Pinellas Children Receive Some Lifesaving Lessons

Jeff Rosenfeld | Tampa Bay Newspapers

Jun 02, 2022

May was National Drowning Prevention Month, as the lead-in to the summer swimming season is an ideal time to raise awareness to the sobering facts about drowning deaths in America.

According to the National Drowning Prevention Alliance, drowning is the single-leading cause of death in children ages 1-4, and the most common cause of drowning is not knowing how to swim. As drownings can happen in as fast as 30 seconds and often occur with at least one adult present, organizations and agencies use May to get the word out and hold programs designed to promote water safety for kids.

At the North Greenwood Recreation Complex in Clearwater, a collaboration between the city, Pinellas County Schools, the Juvenile Welfare Board and Clearwater for Youth saw more than 170 Belleair Elementary School students learn how to swim as part of a free program held over two weeks in May.

“This program recently took place for the first time at the Long Center, and it was amazing to see so many children learn how to swim,” Clearwater Recreation Division Manager Sandy Clayton said in an email promoting the new program, which was held at the North Greenwood Recreation Center Pool at 900 N. Martin Luther King Jr. Ave. According to Clayton, the students traveled on a bus provided by CFY to attend the swim lessons during their regularly scheduled PE time before returning to school to resume their day, and she said the goal is to expand the program and “to add a new school to the list each year.” 

On May 18, a group of Belleair first graders were led by aquatics supervisor Thomas Heine to the pool, where they were given lessons by certified instructors and treated to free swim googles, caps and T-shirts, as well as some fun time in the spray pool following the half-hour classes.

According to Brooke Bennett, the three-time Olympic gold medal-winning swimmer and CFY board member who was overseeing the kids’ transportation, the importance of the program can’t be overstated.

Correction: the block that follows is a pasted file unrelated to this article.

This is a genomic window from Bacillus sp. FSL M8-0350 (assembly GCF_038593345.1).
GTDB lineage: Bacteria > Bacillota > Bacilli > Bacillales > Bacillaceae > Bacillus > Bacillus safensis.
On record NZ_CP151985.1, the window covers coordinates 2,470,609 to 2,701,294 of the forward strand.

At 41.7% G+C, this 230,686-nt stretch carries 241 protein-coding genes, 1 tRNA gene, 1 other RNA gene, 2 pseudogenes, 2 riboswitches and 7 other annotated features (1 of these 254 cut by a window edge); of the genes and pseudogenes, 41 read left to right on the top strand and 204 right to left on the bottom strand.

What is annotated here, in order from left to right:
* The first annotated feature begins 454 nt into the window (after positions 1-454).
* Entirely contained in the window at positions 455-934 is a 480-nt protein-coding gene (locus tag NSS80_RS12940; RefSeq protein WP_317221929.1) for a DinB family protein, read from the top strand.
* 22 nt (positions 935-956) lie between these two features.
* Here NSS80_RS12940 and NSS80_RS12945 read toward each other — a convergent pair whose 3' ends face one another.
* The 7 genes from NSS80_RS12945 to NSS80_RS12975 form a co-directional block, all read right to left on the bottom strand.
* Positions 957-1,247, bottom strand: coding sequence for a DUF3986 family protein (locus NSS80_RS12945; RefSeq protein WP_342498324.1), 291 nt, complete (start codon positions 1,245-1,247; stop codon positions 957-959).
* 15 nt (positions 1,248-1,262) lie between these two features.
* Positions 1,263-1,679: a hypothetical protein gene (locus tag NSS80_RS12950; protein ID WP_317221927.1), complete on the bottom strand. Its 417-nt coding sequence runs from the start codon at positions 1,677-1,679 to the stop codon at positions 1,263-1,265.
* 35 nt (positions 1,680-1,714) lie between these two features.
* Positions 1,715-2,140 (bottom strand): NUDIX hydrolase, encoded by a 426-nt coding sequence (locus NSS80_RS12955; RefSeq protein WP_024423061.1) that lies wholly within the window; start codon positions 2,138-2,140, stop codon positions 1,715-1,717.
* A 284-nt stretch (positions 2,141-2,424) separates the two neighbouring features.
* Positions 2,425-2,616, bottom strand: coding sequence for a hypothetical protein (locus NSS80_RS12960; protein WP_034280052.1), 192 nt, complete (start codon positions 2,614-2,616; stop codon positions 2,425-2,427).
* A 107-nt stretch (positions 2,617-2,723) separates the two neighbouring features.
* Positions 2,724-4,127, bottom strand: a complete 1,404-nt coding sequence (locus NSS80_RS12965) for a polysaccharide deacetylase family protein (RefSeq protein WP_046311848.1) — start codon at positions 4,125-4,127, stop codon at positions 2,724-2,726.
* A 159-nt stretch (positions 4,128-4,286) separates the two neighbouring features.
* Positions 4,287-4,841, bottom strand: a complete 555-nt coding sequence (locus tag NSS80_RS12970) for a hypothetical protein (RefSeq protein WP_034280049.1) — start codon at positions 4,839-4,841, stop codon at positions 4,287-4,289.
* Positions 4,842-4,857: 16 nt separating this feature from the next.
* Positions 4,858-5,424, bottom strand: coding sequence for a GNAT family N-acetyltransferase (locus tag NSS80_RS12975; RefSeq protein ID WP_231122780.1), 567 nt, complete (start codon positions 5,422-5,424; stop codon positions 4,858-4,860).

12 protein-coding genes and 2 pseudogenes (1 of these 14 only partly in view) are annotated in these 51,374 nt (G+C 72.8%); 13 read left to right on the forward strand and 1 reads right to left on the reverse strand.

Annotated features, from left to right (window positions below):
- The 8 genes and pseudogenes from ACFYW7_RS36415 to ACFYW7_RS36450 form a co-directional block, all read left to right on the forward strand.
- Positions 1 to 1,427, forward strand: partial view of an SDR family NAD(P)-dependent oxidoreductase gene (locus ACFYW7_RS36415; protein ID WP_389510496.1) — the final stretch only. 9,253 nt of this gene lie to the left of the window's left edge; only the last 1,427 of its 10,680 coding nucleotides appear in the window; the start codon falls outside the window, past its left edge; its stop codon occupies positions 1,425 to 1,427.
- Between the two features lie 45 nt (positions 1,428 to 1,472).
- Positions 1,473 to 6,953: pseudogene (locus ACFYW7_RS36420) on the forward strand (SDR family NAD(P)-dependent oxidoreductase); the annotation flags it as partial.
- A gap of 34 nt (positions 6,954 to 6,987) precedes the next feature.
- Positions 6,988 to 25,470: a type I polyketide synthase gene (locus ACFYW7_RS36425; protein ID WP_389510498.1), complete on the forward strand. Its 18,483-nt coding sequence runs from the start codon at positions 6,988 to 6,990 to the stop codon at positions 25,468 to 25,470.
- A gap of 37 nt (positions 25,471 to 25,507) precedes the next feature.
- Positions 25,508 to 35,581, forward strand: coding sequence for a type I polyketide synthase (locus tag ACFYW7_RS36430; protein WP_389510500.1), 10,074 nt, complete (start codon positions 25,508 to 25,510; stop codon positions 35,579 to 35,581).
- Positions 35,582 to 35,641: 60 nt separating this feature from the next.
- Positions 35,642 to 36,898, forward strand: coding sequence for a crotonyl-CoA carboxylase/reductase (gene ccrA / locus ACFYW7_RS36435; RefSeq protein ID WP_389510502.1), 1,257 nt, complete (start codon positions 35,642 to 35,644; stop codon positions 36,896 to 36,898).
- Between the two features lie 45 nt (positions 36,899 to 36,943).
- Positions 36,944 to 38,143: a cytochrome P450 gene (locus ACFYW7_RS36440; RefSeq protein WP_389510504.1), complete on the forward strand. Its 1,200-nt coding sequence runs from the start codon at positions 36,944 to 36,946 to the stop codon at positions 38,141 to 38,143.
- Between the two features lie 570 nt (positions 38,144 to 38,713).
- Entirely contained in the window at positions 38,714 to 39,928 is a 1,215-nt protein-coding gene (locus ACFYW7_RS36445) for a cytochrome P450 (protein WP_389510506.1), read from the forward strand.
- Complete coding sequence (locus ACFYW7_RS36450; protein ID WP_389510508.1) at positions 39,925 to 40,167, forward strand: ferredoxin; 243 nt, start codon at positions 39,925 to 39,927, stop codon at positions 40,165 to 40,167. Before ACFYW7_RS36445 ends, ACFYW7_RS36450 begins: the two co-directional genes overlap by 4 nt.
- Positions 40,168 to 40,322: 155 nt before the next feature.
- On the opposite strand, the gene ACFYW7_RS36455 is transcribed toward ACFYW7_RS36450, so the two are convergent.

“It’s hard to put into words the importance of this program and the emotions I feel seeing it come to fruition,” Bennett said as she helped Heine get the group situated. “It’s very moving to me.”

Bennett, who earned three gold medals, including two in the 800-meter freestyle event during the 1996 and 2000 Olympics, has enjoyed a busy post-competition career that’s included a stint in television as well as coaching kids. She said she believes drowning prevention and water safety should start at an early age.

“I think swim lessons for 3-year-olds should be covered by insurance, and every child under the age of 1 should have an introduction to water,” Bennett said. “They spend 40 weeks in water before being born and are very instinctual in water up to the age of 1. That’s why I love teaching babies, because there’s no fear at that age whereas the older they are, the more the fear is there.”

Before heading out into the blistering heat, Bennett praised the program and its ability to save lives.

“This program can be an example at the county, state and national level because we need to educate people that drowning is preventable,” she said. “Accidental drowning is the leading cause of death in 1- to 4-year-olds, so by doing water safety programs like this, we’re changing this statistic.”

For more information on Clearwater’s swim programs, visit

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